I have spent all my life in Manchester, so I made a conscious decision to get out and record elsewhere to actually make it an occasion of sorts. Sometimes the city you live, work, socialise in can feel suffocating so if I was to focus fully on putting a marker down with these first sessions then it had to be elsewhere. 

So I chose to do these first couple of singles at Bam Bam Studios with Harry Jordan from the band Eades who was based in Leeds at the time. He’s now upgraded his studio and relocated it down south so I am really looking forward to seeing the new studio next year and getting more songs in the can. 

I really enjoyed the actual recording. It was a great experience immersing myself in the recording process and in an environment where I could feel safe as an artist. Harry is a wonderful producer and has really helped me believe in myself more.

A lot of my journey so far has been getting drunk on a cocktail of delirious positivity, self-doubt, and procrastination so to actually commit to getting something done was incredibly liberating and I came out of it not only with finished music but a fully formed idea of what I wanted to do as an artist.  

As a solo artist too, I wanted to test myself as a collaborator rather than a dictator when it came to the songs. Yes, I have a vision of what I want the songs to be, but I absolutely loved being open to ideas and trying new things when it came to instrumentation and arrangement. It’s something I want to run with on further recording sessions. 

What was the biggest learning curve in writing the new tunes?

Conviction and commitment in what I want to create as an artist. A lot of the songs I write are not about me. Allowing myself to escape into songs via characters or occupying other perspectives is a real rich source of inspiration to me and I have learned to embrace that instead of worrying about what the response may be from someone who knows me as a person and not a writer or performer.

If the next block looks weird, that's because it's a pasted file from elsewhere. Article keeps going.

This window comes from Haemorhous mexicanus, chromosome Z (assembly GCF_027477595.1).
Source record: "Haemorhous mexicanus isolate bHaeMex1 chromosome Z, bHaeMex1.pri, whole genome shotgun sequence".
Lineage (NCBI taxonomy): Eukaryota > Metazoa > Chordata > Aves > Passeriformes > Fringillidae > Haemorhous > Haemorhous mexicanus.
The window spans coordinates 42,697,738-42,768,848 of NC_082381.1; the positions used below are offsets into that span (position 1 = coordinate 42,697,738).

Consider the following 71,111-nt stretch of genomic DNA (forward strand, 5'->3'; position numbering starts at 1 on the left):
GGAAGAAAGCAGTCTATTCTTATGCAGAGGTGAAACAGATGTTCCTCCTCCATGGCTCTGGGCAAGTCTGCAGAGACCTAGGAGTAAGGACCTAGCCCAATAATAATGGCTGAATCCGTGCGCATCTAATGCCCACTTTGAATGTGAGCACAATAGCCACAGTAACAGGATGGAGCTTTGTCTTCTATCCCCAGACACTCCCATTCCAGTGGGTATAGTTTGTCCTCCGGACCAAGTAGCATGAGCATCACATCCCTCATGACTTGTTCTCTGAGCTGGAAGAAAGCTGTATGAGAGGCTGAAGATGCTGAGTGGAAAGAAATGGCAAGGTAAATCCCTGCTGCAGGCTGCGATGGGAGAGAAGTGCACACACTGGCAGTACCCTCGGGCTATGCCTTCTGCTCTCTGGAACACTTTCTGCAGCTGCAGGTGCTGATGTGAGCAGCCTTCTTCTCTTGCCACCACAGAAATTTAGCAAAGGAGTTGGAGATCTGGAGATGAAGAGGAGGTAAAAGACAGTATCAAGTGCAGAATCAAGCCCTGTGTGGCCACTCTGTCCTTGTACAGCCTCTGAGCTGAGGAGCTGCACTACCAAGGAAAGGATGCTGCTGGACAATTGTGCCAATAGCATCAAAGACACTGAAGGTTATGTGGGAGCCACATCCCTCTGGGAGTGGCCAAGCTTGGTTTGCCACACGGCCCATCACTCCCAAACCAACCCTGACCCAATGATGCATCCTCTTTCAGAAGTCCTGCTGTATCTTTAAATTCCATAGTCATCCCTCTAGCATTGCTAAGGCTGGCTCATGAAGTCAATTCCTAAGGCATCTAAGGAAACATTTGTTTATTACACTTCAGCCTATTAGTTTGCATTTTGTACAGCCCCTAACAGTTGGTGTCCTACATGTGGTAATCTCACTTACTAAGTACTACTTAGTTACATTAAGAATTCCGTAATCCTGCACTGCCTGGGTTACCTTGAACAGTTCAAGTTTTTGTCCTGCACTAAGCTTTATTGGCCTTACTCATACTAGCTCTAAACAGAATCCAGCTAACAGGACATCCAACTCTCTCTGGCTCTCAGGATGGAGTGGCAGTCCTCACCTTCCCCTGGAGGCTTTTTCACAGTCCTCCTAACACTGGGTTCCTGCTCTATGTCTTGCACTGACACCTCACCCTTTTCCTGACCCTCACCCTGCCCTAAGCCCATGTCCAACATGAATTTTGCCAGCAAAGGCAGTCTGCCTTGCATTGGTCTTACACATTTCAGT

I have struggled a lot in the past with owning the idea of being an artist too. I have always been creative, and I can only speak about my experience here, but I think there’s something about being a working-class person that can cause you to be conditioned to stop dreaming almost or doubt your instincts when it comes to pursuing culture you’re attracted to.

I am sure it’s the same in a lot of places but reflecting on it now, especially during my formative years, it felt to me that there was a lot of forced assimilation going on when it came to culture where I grew up. 

It’s only been the last couple of years where I have managed to reconcile my own internal desire to take myself deadly seriously as an artist with the external environment around me. I am lucky that I have had that realisation manifest around me via some very encouraging and supportive people in my life but make no mistake, it has taken a long time of baby steps. 

Would you change anything now it’s finished?

Absolutely nothing to be honest. One thing I was adamant about from the outset of becoming sad films was that I wouldn’t dwell on releases once they were out. From my point of view, at the time I recorded these first songs I gave it my all, invested in making the best sounding songs I could and stayed true to what I want to do as a songwriter.

Someone told me the other day it doesn’t sound like a debut single as well, so I’ll take that all day long. 

Is there anything else you would like to share with the world?

I am due to record some more songs in January so 2024 is starting off nice and busy. Plus, keep your eyes peeled on the social media horizon for a little glimpse of what could be my first headline show happening next year too. It may be a mirage, maybe not but best to pack fresh water and sensible shoes just in case.